Islamic State says it has executed two captives from Norway and China

ISIS Claims It Executed 2 Hostages Previously Up for Ransom
ISIS Claims It Executed 2 Hostages Previously Up for Ransom


Islamic State said it had killed a Norwegian and a Chinese captive, showing what appeared to be pictures of the dead men under a banner reading "Executed" in the latest edition of its English language magazine on Wednesday.

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It did not give any details in the online Dabiq magazine about how, when or where the men were killed.

Norway's Prime Minister Erna Solberg told a news conference in Oslo that the Norwegian man, named by the foreign ministry as Ole Johan Grimsgaard-Ofstad, had most likely been killed.

History of Islamic State murders:

In September, Solberg said a Norwegian had been held hostage in Syria since January and was believed to be in the hands of Islamic State, which has seized large swathes of Syria and Iraq.

"We condemn the killing," Solberg said, adding the government was still seeking further verification.

Foreign Minister Boerge Brende added that the government had no grounds to doubt the photos that had been published.

Chinese Foreign Ministry spokesman Hong Lei said Beijing was "greatly shocked" by the reports, but was still seeking verification of the execution of the Chinese national.

In a statement carried by the official Xinhua news agency, Hong said the government had been trying to secure the release of the hostage. China's Foreign Ministry said in September that one of its citizens appeared to be in Islamic State captivity.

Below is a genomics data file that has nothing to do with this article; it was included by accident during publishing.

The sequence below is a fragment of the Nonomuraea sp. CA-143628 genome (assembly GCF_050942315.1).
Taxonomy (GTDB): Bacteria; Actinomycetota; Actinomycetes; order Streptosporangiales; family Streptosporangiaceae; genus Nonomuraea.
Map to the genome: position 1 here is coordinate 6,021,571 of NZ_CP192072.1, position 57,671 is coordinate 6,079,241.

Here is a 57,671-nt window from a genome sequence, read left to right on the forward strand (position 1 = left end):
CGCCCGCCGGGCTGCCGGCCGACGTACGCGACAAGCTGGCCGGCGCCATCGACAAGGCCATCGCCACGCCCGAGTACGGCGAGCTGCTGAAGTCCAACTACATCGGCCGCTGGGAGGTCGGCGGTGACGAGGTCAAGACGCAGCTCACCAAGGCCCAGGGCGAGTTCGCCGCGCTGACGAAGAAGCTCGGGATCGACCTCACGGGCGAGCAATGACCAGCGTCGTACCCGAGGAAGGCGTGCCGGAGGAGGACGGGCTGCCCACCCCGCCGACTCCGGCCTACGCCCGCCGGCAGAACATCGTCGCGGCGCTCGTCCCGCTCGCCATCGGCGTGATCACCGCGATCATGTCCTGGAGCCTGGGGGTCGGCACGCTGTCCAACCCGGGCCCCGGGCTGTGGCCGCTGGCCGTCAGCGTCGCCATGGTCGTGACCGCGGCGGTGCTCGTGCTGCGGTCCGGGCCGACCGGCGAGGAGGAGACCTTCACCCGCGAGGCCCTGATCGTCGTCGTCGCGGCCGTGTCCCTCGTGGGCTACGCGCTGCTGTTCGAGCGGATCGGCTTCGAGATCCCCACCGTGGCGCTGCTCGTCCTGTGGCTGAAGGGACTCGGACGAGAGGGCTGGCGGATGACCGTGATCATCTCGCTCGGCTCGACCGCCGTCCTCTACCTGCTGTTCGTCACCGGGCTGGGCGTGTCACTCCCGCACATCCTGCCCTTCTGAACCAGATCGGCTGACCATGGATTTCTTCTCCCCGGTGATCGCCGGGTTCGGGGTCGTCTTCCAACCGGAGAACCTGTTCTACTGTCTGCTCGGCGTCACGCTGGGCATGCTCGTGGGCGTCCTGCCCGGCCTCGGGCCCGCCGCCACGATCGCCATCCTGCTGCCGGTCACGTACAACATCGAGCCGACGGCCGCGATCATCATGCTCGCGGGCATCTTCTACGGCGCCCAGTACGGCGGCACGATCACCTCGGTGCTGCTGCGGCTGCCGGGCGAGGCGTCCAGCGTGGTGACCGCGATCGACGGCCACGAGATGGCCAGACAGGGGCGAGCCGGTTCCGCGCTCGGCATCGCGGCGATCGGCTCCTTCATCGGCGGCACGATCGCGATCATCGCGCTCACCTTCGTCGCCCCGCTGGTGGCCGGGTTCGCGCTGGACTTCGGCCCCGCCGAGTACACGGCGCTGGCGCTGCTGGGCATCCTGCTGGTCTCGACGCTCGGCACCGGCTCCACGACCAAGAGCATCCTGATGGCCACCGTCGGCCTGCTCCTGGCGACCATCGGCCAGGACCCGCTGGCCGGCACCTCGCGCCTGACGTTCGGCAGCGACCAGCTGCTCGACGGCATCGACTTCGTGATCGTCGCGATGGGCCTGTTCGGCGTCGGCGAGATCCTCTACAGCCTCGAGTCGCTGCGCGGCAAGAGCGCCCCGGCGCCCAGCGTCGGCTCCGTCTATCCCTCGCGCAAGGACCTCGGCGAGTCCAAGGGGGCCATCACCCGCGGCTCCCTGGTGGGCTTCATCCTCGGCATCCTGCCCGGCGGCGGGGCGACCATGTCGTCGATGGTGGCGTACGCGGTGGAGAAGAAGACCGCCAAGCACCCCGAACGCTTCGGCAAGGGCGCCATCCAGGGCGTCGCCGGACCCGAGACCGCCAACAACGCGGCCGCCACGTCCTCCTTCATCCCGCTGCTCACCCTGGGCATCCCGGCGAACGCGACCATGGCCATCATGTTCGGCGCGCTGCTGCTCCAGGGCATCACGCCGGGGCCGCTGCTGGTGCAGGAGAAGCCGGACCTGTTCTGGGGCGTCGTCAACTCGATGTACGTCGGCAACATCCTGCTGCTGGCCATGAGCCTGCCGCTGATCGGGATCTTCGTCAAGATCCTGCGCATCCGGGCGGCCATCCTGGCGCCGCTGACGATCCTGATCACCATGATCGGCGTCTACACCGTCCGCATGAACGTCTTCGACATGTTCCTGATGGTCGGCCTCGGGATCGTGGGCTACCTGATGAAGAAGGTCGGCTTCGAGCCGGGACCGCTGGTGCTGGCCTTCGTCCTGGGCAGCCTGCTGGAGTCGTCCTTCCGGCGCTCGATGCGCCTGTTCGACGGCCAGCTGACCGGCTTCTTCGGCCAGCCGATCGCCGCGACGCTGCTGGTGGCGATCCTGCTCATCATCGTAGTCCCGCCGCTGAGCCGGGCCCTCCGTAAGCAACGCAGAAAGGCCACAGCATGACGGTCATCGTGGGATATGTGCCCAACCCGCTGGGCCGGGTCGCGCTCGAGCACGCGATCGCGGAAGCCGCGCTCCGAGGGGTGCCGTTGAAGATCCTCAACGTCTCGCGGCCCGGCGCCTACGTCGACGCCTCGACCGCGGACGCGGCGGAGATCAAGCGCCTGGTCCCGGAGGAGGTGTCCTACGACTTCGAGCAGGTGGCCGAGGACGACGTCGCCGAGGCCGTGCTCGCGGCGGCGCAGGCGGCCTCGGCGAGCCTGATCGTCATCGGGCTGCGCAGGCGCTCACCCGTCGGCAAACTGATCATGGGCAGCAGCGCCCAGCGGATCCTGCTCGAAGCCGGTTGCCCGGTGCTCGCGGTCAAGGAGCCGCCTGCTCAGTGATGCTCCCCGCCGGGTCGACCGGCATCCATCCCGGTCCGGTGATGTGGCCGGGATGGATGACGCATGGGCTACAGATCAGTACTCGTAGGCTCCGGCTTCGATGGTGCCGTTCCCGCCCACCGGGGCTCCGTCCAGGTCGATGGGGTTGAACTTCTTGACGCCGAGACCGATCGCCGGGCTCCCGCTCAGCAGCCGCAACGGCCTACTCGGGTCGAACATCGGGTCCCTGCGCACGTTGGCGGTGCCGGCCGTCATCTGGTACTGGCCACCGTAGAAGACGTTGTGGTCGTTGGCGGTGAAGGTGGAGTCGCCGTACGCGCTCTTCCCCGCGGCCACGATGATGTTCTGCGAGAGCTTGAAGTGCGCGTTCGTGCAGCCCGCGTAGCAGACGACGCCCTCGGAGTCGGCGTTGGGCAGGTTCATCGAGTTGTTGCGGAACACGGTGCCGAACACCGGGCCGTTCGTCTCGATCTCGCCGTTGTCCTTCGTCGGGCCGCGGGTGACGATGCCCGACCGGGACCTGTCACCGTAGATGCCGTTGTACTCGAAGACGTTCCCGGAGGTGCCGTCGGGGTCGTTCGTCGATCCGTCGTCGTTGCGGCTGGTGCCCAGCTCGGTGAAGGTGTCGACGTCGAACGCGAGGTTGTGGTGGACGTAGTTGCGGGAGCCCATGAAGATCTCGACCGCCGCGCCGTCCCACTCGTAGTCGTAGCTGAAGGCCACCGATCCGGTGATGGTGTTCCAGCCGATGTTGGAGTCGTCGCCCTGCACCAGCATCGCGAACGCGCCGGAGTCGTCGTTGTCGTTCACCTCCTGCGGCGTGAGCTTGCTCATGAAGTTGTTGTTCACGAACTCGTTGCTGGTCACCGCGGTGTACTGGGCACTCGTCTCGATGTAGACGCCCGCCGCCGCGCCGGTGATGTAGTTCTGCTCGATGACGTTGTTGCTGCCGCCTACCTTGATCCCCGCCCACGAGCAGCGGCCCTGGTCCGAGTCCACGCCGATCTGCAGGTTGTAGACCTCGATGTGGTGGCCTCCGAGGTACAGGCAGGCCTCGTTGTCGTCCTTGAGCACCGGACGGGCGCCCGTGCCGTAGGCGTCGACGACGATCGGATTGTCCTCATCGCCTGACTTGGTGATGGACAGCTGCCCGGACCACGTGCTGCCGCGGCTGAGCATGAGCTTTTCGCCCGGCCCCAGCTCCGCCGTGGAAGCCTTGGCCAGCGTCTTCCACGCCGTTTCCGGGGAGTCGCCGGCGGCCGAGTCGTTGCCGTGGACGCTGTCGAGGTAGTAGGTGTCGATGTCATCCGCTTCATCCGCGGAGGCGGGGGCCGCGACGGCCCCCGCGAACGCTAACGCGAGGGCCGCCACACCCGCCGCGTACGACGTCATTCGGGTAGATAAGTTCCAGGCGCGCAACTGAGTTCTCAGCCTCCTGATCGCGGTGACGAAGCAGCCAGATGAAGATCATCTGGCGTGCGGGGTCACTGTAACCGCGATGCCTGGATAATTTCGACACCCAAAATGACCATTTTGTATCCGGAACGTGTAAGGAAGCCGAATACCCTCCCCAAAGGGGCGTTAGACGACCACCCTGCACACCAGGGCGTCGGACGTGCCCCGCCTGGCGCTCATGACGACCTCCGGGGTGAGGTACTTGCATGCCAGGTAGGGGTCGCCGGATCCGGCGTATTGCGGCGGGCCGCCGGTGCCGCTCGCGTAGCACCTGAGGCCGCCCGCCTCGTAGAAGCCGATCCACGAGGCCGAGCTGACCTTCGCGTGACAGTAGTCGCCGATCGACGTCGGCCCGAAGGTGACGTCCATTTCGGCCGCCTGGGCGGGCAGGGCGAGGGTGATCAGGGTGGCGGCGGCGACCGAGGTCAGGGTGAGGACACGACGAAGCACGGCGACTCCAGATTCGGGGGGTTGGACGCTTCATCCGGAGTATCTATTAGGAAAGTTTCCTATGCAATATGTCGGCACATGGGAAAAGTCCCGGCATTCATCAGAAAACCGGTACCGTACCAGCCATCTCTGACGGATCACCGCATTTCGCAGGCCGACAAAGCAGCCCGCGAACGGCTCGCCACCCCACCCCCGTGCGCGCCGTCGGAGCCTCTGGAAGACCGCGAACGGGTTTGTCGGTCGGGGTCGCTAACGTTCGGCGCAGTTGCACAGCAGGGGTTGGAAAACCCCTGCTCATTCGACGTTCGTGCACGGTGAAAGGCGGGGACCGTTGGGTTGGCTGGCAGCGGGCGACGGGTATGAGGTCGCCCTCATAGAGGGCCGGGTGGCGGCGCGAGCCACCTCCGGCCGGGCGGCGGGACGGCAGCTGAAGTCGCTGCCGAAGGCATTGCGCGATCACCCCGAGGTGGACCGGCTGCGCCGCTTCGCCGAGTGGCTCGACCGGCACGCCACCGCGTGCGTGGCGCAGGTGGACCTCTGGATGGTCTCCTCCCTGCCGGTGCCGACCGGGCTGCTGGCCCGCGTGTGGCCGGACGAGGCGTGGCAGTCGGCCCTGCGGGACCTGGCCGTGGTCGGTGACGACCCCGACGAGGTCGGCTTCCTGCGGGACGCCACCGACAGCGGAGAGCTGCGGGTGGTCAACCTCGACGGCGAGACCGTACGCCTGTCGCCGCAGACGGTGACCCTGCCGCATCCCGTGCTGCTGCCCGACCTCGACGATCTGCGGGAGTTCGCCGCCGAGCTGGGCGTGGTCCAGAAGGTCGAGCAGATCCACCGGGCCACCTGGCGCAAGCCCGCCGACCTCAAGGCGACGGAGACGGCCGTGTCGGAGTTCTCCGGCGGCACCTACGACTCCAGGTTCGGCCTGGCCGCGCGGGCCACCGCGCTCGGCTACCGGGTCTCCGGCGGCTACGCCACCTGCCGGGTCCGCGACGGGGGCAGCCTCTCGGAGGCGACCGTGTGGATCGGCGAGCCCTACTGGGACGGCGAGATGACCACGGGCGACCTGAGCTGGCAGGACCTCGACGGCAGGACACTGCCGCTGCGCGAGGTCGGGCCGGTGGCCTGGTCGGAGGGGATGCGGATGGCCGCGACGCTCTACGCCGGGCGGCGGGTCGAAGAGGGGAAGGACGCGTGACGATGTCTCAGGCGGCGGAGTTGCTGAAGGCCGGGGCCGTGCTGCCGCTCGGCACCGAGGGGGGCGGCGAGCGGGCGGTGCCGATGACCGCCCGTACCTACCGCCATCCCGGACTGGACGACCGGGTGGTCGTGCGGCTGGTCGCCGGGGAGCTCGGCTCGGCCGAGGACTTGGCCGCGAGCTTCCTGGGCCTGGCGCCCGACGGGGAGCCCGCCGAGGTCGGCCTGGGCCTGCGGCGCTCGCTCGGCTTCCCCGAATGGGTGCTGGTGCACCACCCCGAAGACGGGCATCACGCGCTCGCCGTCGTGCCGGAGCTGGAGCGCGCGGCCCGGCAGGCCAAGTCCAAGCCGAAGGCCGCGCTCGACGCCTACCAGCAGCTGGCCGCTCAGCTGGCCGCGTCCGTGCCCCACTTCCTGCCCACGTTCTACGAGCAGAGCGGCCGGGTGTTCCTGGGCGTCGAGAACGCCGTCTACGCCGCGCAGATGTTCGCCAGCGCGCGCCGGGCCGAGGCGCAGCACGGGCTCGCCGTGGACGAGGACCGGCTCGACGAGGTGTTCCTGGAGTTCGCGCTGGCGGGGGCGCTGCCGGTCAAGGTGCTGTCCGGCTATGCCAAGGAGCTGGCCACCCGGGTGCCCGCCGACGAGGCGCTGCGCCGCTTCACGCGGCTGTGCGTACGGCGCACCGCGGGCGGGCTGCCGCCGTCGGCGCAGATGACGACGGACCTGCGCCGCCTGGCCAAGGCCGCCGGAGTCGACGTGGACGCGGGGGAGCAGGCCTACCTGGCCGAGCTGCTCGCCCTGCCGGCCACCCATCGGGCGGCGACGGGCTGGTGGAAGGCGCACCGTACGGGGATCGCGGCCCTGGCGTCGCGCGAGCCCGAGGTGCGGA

The militant group had previously identified the Chinese man as Fan Jinghui and said he was a 50-year-old freelance consultant from Beijing.

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Solberg said in September that Norway did not intend to pay a ransom for Grimsgaard-Ofstad's release. She had said the man was in his 40s and had been held by several groups since he was first captured.

In the previous issue of the Dabiq magazine, Islamic State showed pictures of two men who it said were Norwegian and Chinese, wearing yellow suits and with shaved heads.

It said their governments had "abandoned" them, but that they were "for sale" and ransom payments could secure their release.

It identified Grimsgaard-Ofstad as a candidate for a masters degree in political science born in 1967.

The latest issue of its magazine also carried a photo of what it said was the improvised bomb that brought down a Russian airliner over Egypt's Sinai Peninsula last month, killing all 224 people on board.

(Reporting by Lin Noueihed, Ahmed Aboulenein and Terje Solsvik; Writing by Dean Yates; Editing by Gareth Jones)

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